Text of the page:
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On Wednesday, April 29, 2015, the Bureau of Planning and Sustainability, in partnership with the Oregon Chapter of the American Planning Association, hosted the Portland Is Growing Film Festival at McMenamins Kennedy School. A standing-room-only crowd of about 130 people filled the gymnasium, including members of United Neighborhoods for Reform, the Albina neighborhood, and the local filmmaking community.
The event featured films covering a variety of perspectives on growth and development in the city. Through their lenses, filmmakers shared stories about demolition and infill, gentrification and displacement, coal trains, the Memorial Coliseum, bicycling, urban design and more.
Some of the highlights included Ruth Ann Barrett, who created her short video using her iPhone, encouraging the audience to “flex their civic engagement arm, not just their consumer arm.” Rick Potestio’s presentation about focusing growth around parks or “commons” met with some vocal resistance from the audience. Karina Adams’ plea for bird-friendly design was graphically portrayed in the movie she made as a student at Portland State University. And even a 35-year-old Douglas fir tree made compelling viewing as the audience watched it being systematically de-limbed and cut down.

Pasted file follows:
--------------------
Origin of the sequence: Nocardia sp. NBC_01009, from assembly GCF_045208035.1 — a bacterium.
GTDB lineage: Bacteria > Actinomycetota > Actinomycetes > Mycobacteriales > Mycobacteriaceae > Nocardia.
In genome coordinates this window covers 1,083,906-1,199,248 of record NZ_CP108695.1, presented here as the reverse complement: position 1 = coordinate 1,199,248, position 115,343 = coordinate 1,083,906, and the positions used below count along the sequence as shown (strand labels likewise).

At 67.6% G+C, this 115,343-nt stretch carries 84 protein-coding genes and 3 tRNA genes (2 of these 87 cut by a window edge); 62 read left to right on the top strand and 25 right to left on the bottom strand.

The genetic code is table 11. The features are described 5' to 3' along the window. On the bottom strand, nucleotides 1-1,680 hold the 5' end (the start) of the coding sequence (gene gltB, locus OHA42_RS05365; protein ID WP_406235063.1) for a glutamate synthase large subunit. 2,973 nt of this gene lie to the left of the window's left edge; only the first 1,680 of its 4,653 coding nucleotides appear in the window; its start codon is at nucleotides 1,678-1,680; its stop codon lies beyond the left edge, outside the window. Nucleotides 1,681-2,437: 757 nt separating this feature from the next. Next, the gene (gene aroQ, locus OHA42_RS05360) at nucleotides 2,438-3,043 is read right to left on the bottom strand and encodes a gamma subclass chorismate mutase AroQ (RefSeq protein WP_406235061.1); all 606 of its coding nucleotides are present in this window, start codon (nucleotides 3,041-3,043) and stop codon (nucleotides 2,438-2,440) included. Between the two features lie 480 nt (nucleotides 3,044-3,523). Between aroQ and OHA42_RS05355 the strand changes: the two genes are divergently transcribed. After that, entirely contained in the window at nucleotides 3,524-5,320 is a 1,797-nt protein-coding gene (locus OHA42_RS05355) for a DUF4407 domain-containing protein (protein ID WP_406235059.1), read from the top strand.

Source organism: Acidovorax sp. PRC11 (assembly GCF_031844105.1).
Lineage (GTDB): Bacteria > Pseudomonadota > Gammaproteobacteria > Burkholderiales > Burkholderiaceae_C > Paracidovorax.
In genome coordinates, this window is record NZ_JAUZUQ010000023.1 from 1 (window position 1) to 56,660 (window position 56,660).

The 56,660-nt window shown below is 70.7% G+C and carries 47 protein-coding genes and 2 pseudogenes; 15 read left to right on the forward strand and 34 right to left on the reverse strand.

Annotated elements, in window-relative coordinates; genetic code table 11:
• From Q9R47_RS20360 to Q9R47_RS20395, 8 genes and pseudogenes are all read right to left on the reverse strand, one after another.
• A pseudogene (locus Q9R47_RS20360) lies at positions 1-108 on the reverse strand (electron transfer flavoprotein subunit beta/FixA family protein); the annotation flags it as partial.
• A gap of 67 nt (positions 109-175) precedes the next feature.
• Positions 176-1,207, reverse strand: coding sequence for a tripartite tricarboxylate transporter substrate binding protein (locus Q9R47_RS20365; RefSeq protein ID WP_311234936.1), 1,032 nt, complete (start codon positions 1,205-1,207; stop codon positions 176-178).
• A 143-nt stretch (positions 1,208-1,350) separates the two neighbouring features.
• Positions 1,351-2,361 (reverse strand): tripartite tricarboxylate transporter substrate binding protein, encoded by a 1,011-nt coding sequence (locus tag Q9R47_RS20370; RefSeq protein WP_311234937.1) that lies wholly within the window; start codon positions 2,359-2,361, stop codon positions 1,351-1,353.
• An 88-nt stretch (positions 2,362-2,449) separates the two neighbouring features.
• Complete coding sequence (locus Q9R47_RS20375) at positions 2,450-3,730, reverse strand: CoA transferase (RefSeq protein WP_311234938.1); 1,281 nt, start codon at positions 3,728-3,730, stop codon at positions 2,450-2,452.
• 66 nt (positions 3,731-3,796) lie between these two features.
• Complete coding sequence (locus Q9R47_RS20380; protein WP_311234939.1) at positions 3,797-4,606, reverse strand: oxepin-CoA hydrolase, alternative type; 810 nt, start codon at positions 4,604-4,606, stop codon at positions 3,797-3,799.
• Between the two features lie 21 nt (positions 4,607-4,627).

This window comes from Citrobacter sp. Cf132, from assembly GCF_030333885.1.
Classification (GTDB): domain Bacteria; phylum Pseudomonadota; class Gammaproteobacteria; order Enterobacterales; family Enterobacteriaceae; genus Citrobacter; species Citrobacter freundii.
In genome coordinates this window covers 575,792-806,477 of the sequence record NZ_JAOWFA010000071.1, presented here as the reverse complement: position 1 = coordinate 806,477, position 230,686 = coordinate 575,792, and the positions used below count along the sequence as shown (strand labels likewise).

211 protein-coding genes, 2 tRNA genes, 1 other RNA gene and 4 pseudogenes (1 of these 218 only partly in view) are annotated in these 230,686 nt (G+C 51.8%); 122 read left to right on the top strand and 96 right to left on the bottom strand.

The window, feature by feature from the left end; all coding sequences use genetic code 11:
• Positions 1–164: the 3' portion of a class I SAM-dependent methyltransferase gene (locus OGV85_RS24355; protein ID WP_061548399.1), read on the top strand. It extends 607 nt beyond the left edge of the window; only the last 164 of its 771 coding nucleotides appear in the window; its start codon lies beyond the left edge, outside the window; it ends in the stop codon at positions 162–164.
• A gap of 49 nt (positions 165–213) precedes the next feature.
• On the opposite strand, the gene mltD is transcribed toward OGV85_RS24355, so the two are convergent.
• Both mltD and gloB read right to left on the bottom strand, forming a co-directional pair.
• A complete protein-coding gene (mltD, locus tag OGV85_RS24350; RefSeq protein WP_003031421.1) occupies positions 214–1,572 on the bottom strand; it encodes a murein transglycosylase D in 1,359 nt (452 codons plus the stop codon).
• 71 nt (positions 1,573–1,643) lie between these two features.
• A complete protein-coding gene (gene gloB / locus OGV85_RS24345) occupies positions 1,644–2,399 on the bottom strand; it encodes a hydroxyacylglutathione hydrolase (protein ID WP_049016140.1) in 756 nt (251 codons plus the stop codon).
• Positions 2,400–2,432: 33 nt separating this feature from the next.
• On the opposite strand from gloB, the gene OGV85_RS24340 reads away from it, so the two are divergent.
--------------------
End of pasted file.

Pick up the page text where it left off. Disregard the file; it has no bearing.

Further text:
Two films stood out as poignant reminders of how far we’ve come but how much more we need to do to address displacement and gentrification. Future Portland by journalist Ifanyi Bell and Kathleen Holt of Oregon Humanities features slow moving shots of Portland interspersed between interviews with several prominent African Americans living in Portland, who talk about the loss of community and connection when whole swaths of people are displaced. And Richard Wilhelm and Sue Arbuthnot’s digest of their full-length feature film Imagining Home about how Columbia Villa became New Columbia was a touching close to the evening.
If you missed the event or would like to rewatch the videos, visit the film festival page. Then enjoy the work of local filmmakers and hear different stories of Portland’s past, present and future.